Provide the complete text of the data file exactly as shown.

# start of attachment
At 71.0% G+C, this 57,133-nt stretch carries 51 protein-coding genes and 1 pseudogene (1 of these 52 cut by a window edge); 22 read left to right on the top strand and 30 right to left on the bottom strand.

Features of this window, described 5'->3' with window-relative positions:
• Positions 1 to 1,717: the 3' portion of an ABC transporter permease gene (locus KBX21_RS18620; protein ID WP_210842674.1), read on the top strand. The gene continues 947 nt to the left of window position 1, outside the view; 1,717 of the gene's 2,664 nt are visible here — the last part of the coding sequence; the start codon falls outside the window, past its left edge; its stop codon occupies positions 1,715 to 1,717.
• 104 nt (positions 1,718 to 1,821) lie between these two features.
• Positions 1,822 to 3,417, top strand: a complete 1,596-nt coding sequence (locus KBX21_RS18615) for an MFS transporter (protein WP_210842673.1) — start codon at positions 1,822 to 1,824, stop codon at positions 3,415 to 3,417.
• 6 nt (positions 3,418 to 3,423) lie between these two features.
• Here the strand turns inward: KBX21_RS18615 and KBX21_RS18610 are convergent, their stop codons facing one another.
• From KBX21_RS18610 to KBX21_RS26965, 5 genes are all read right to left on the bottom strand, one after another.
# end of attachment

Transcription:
At 71.0% G+C, this 57,133-nt stretch carries 51 protein-coding genes and 1 pseudogene (1 of these 52 cut by a window edge); 22 read left to right on the top strand and 30 right to left on the bottom strand.

Features of this window, described 5'->3' with window-relative positions:
• Positions 1 to 1,717: the 3' portion of an ABC transporter permease gene (locus KBX21_RS18620; protein ID WP_210842674.1), read on the top strand. The gene continues 947 nt to the left of window position 1, outside the view; 1,717 of the gene's 2,664 nt are visible here — the last part of the coding sequence; the start codon falls outside the window, past its left edge; its stop codon occupies positions 1,715 to 1,717.
• 104 nt (positions 1,718 to 1,821) lie between these two features.
• Positions 1,822 to 3,417, top strand: a complete 1,596-nt coding sequence (locus KBX21_RS18615) for an MFS transporter (protein WP_210842673.1) — start codon at positions 1,822 to 1,824, stop codon at positions 3,415 to 3,417.
• 6 nt (positions 3,418 to 3,423) lie between these two features.
• Here the strand turns inward: KBX21_RS18615 and KBX21_RS18610 are convergent, their stop codons facing one another.
• From KBX21_RS18610 to KBX21_RS26965, 5 genes are all read right to left on the bottom strand, one after another.